The sticker shock that accompanied the postseason pricing information sent earlier this month by the Royals to their season-ticketholders also jolted professional ticket brokers.
“I’ve just never seen anything to this extreme,” one national broker said. “Normally, it’s expensive, and there’s a little bit of backlash from fans who don’t understand that, hey, it is a big deal. I’ve just never seen it like this.”
Information obtained by The Kansas City Star regarding postseason prices set by several clubs shows the Royals’ markup percentage to be among the highest, if not the highest, in baseball for season-ticketholders.
Diamond Box seats located behind the dugout on the lower level normally sell for $39 in the regular season. That price jumps to $155 for a wild-card game or the divisional series, $220 for the championship series and $275 for the World Series.
That represents increases of 297.4 percent, 464.1 percent and 605.1 percent. Seem high? Several professionals in the field say they are among the sharpest increases they’ve ever seen for any event.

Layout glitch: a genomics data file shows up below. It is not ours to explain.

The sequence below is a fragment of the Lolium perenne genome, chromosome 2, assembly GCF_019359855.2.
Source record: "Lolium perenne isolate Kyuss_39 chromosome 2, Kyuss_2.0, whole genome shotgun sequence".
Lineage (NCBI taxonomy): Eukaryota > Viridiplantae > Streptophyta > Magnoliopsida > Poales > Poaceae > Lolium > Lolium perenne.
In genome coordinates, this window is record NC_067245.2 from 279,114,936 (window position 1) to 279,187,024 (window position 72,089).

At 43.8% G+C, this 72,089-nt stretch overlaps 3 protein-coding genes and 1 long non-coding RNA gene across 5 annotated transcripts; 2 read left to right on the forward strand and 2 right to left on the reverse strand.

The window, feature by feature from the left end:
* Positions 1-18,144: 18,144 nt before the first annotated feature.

In contrast, consider this weekend’s opponent, the Texas Rangers, who are also the American League club located closest to Kansas City. The Rangers typically charge $50 for a seat behind the dugout.
Their postseason markup is to $65 for a wild-card game and the divisional series, $125 for the championship series and $250 for the World Series. Brokers say those markups are average to slightly below average.
This might all be a relatively moot point, of course.
The Royals remain a long shot to reach the postseason. They were three games behind Texas, with 10 games left, for the AL’s final wild-card berth before Friday’s game against the Rangers at Kauffman Stadium.
Even so, the Royals, if they fail to reach the postseason, will apply money obtained from advance sales toward 2014 season tickets unless fans specifically request a refund.
Such a procedure is normal for all clubs.
All prices cited here are for season-ticketholders seeking to purchase their seats for postseason games. Those same seats often sell for higher prices when sold on a single-game basis in the regular season and postseason.